3. If they weren’t all so paranoid then it wouldn’t be so manic up on The Hill, but ever since JFK and his brother Robert were assassinated, the fear of being wiped out wouldn’t enter into every thought, every discussion and every bill that is proposed or passed. Going along to get along is making things really ugly. Darrell Issa is a real character and he has his hands full, but who knows what goes on behind even his office door.

  4. Dennis H. Bennett

    I’m really against littering, but I have an idea for a counter-offensive to the metastasis of Obotmania.
    We can institute the the use of “Radical” in front of all the PC, Multicultural, Diversity distortions.. For instance: in what could be a comment somewhere, “Leahy D-VT demonstrates his devotion to radicalizing the 1st Amendent through his proposed S.968”. Kind of a reverse Rosie O!
    OK, OK. Just throw me in the Obocooler……..

  5. How come they are spending all this time granting money for military expenditure and worrying about the internet when they can’t even come with a plan for unemployment benefits. What in the world are we thinking to let them carry on like this. OWS is making a fuss but we are just watching them and pitying them for not being coherent about their gripes. The internet community is very well informed but the information we have is not put to use, sometimes a petition is set out there and we never really hear what happened to our signature. It sounds like the oligarchy trying to make people more frustrated and that means Congress is working for the oligarchs. Whenever a politician is interviewed it’s always mutter mutter mutter. It’s just like Faulty Towers, and yet we are a nation thet first landed men on the Moon. Have we all had secret labotomies?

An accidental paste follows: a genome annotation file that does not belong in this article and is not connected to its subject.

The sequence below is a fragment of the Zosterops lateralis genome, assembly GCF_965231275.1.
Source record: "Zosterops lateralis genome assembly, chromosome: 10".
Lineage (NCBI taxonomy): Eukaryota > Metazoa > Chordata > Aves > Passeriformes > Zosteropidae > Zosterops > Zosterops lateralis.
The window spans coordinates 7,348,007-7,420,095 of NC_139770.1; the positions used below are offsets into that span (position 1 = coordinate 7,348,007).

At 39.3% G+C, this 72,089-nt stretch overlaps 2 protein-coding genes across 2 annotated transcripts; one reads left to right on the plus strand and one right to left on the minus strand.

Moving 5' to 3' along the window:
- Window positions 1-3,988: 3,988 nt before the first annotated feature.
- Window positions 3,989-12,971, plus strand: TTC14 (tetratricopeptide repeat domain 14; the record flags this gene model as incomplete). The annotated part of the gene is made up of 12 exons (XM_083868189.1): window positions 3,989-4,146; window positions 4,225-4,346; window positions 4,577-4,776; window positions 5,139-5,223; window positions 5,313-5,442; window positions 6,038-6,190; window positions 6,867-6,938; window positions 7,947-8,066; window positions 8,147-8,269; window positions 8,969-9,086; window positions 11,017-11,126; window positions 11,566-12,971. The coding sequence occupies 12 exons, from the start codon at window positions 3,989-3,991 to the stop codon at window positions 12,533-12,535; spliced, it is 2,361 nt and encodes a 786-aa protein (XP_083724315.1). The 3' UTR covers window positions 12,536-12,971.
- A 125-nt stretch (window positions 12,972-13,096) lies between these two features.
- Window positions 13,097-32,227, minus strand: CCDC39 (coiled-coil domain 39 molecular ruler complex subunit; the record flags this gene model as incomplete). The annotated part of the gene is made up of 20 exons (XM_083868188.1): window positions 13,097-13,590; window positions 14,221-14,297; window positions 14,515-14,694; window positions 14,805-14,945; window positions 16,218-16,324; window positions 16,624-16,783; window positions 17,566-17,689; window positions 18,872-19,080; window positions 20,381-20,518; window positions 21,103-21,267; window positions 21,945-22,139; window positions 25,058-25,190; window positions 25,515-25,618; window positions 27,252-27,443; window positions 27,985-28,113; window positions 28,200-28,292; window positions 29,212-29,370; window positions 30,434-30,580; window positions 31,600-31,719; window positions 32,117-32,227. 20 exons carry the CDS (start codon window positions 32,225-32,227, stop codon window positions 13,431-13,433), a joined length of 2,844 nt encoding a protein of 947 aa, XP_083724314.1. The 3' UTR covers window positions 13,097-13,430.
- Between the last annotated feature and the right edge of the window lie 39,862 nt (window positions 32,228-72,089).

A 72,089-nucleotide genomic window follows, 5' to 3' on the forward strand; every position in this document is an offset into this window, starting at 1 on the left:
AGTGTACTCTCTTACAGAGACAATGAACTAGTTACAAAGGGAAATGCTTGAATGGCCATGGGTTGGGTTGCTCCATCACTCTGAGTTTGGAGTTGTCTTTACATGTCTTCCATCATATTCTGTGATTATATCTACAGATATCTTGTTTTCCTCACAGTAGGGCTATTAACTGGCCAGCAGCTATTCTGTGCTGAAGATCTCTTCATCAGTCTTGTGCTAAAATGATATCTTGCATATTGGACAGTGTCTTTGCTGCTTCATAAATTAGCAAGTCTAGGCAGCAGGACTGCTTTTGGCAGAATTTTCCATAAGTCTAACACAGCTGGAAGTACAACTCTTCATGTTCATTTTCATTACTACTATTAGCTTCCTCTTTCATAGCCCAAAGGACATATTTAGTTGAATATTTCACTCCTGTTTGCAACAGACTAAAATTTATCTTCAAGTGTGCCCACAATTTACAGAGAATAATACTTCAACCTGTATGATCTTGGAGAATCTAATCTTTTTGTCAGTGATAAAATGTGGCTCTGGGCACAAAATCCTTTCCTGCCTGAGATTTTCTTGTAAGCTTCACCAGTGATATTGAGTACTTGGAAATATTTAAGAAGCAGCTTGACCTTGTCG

We are, meaning I am getting upset by not being able to get any points across about how to work things out for the good. Reinstate Glass Steagall for starters.
    Go from there………………

    • Alice,
      We all feel frustrated. Instead of yelling at us for having had “secret lobotomies,” please enumerate for us what you want us to do. I work my butt off all day, every day of the week, with no off day, finding news and writing about them on FOTM. What is it that you do, other than bitch and complain?

  6. Everything in Washington has become downright spooky (with the notable exception of the Tea Party). At a time when we are so profoundly betrayed by our government, and facing apocalyptic threats like the “Mayan Calendar”, I have found enduring strength in Psalm 46. This scripture speaks of stability and divine protection in times of immense upheaval. Please read it for yourself. You’ll find it remarkably timely in its message.